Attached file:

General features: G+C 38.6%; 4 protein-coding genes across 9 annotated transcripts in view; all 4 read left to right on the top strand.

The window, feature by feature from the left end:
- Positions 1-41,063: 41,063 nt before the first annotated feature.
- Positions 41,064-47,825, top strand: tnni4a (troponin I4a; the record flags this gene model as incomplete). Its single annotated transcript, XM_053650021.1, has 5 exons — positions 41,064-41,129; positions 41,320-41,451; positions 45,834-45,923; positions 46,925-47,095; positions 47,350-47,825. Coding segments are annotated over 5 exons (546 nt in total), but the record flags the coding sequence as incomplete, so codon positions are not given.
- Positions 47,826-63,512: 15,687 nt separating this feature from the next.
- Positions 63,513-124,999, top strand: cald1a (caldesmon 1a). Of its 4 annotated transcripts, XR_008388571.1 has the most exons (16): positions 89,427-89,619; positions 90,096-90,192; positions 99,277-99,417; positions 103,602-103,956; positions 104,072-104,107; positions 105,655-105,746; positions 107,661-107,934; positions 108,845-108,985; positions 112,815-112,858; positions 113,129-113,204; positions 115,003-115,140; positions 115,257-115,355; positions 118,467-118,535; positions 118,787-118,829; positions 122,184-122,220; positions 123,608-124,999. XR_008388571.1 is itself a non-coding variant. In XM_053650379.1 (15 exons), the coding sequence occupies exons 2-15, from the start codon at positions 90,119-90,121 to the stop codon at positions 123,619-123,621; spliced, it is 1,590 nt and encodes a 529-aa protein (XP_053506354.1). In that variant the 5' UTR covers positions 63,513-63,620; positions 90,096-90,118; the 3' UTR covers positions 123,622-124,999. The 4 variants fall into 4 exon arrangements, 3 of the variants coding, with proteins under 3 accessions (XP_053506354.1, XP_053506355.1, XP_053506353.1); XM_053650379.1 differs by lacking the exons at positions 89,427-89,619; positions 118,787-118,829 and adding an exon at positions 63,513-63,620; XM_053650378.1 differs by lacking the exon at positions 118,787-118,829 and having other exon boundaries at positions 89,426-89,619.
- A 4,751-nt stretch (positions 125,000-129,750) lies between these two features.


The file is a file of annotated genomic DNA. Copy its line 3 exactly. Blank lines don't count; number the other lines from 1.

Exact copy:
- Positions 1-41,063: 41,063 nt before the first annotated feature.